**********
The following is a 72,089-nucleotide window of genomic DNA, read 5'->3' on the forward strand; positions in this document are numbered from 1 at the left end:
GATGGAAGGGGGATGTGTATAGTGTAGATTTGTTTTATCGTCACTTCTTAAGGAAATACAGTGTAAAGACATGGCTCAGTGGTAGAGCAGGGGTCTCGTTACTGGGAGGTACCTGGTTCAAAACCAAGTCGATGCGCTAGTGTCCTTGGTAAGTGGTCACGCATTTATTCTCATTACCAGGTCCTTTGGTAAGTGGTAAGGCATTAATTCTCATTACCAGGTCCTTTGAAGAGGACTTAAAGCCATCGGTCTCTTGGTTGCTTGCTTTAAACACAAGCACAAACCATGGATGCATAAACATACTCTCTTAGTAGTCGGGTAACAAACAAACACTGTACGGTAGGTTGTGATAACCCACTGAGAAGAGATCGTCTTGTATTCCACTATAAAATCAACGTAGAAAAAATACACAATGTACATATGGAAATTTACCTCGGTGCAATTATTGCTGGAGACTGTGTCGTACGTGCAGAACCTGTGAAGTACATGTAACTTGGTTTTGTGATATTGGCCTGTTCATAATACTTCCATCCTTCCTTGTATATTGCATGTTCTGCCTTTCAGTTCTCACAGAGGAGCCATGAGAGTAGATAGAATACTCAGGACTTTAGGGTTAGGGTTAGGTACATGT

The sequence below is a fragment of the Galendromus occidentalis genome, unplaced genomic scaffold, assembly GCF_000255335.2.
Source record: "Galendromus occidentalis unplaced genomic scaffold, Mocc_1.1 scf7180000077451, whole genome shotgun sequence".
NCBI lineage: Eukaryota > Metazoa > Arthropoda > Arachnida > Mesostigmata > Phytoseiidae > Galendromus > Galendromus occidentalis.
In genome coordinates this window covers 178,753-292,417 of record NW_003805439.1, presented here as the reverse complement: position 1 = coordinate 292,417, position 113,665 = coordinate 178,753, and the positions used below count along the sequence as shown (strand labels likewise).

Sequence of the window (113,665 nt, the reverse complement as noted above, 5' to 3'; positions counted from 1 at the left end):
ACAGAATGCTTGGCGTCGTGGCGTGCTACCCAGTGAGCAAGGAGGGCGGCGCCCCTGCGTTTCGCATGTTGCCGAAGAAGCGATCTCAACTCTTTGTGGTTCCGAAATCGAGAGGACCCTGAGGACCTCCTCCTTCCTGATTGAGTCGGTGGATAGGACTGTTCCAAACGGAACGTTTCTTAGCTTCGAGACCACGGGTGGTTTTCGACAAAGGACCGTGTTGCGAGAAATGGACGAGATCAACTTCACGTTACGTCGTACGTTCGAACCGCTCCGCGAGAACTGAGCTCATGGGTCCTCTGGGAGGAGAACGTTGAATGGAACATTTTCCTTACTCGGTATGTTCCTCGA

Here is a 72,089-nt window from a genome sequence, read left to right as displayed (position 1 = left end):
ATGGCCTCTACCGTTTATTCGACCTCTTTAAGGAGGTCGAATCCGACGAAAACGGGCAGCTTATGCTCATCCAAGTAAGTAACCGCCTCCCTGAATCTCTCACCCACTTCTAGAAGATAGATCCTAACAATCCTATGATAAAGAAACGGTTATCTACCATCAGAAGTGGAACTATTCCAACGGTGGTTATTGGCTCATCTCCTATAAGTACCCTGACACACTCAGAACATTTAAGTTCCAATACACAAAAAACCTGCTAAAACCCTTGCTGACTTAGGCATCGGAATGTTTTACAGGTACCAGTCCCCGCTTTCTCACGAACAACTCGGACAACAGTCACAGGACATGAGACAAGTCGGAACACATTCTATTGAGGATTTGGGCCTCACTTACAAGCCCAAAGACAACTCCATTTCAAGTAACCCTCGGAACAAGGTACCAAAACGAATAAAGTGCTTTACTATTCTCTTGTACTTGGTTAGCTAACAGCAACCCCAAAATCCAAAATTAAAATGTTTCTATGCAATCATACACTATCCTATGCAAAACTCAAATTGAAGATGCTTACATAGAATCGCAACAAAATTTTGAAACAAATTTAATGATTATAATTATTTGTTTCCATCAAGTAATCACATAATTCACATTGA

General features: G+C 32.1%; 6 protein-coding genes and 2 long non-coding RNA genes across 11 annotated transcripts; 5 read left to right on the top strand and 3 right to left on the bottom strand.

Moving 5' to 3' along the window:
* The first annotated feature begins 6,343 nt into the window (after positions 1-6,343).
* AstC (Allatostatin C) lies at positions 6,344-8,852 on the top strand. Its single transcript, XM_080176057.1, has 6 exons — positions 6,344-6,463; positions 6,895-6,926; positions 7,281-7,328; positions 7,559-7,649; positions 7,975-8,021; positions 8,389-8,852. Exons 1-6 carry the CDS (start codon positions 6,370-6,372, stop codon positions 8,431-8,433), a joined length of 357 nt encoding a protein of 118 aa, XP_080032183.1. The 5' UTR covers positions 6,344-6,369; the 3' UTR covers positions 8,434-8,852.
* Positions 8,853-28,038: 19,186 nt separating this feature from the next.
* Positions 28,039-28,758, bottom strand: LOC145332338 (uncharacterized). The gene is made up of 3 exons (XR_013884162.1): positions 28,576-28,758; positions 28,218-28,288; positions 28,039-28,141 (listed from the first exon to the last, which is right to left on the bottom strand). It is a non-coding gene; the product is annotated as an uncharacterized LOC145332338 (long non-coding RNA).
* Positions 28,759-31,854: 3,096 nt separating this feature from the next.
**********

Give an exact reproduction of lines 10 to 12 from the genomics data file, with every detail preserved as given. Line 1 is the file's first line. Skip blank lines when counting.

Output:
ATGGCCTCTACCGTTTATTCGACCTCTTTAAGGAGGTCGAATCCGACGAAAACGGGCAGCTTATGCTCATCCAAGTAAGTAACCGCCTCCCTGAATCTCTCACCCACTTCTAGAAGATAGATCCTAACAATCCTATGATAAAGAAACGGTTATCTACCATCAGAAGTGGAACTATTCCAACGGTGGTTATTGGCTCATCTCCTATAAGTACCCTGACACACTCAGAACATTTAAGTTCCAATACACAAAAAACCTGCTAAAACCCTTGCTGACTTAGGCATCGGAATGTTTTACAGGTACCAGTCCCCGCTTTCTCACGAACAACTCGGACAACAGTCACAGGACATGAGACAAGTCGGAACACATTCTATTGAGGATTTGGGCCTCACTTACAAGCCCAAAGACAACTCCATTTCAAGTAACCCTCGGAACAAGGTACCAAAACGAATAAAGTGCTTTACTATTCTCTTGTACTTGGTTAGCTAACAGCAACCCCAAAATCCAAAATTAAAATGTTTCTATGCAATCATACACTATCCTATGCAAAACTCAAATTGAAGATGCTTACATAGAATCGCAACAAAATTTTGAAACAAATTTAATGATTATAATTATTTGTTTCCATCAAGTAATCACATAATTCACATTGA

General features: G+C 32.1%; 6 protein-coding genes and 2 long non-coding RNA genes across 11 annotated transcripts; 5 read left to right on the top strand and 3 right to left on the bottom strand.

Moving 5' to 3' along the window: